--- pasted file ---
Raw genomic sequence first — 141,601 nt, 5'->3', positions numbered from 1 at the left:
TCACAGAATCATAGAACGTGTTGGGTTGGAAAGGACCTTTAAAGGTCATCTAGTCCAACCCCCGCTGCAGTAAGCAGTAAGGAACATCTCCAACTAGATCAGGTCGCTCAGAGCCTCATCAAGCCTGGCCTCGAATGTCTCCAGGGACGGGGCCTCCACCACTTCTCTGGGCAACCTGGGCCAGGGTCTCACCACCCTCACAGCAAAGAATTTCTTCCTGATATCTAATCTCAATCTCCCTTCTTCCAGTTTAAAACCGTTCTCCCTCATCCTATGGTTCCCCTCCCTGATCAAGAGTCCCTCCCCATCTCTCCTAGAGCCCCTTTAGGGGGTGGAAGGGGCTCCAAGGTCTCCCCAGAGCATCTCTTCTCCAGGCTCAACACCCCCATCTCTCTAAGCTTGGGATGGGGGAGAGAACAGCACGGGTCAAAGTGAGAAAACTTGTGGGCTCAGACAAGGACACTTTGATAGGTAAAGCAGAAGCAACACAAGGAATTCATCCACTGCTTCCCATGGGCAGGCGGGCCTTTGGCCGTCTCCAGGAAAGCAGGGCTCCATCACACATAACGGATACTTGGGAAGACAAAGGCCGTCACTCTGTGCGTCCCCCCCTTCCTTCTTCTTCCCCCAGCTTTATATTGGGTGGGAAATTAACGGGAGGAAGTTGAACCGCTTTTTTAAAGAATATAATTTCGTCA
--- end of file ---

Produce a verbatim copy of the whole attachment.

Raw genomic sequence first — 141,601 nt, 5'->3', positions numbered from 1 at the left:
TCACAGAATCATAGAACGTGTTGGGTTGGAAAGGACCTTTAAAGGTCATCTAGTCCAACCCCCGCTGCAGTAAGCAGTAAGGAACATCTCCAACTAGATCAGGTCGCTCAGAGCCTCATCAAGCCTGGCCTCGAATGTCTCCAGGGACGGGGCCTCCACCACTTCTCTGGGCAACCTGGGCCAGGGTCTCACCACCCTCACAGCAAAGAATTTCTTCCTGATATCTAATCTCAATCTCCCTTCTTCCAGTTTAAAACCGTTCTCCCTCATCCTATGGTTCCCCTCCCTGATCAAGAGTCCCTCCCCATCTCTCCTAGAGCCCCTTTAGGGGGTGGAAGGGGCTCCAAGGTCTCCCCAGAGCATCTCTTCTCCAGGCTCAACACCCCCATCTCTCTAAGCTTGGGATGGGGGAGAGAACAGCACGGGTCAAAGTGAGAAAACTTGTGGGCTCAGACAAGGACACTTTGATAGGTAAAGCAGAAGCAACACAAGGAATTCATCCACTGCTTCCCATGGGCAGGCGGGCCTTTGGCCGTCTCCAGGAAAGCAGGGCTCCATCACACATAACGGATACTTGGGAAGACAAAGGCCGTCACTCTGTGCGTCCCCCCCTTCCTTCTTCTTCCCCCAGCTTTATATTGGGTGGGAAATTAACGGGAGGAAGTTGAACCGCTTTTTTAAAGAATATAATTTCGTCA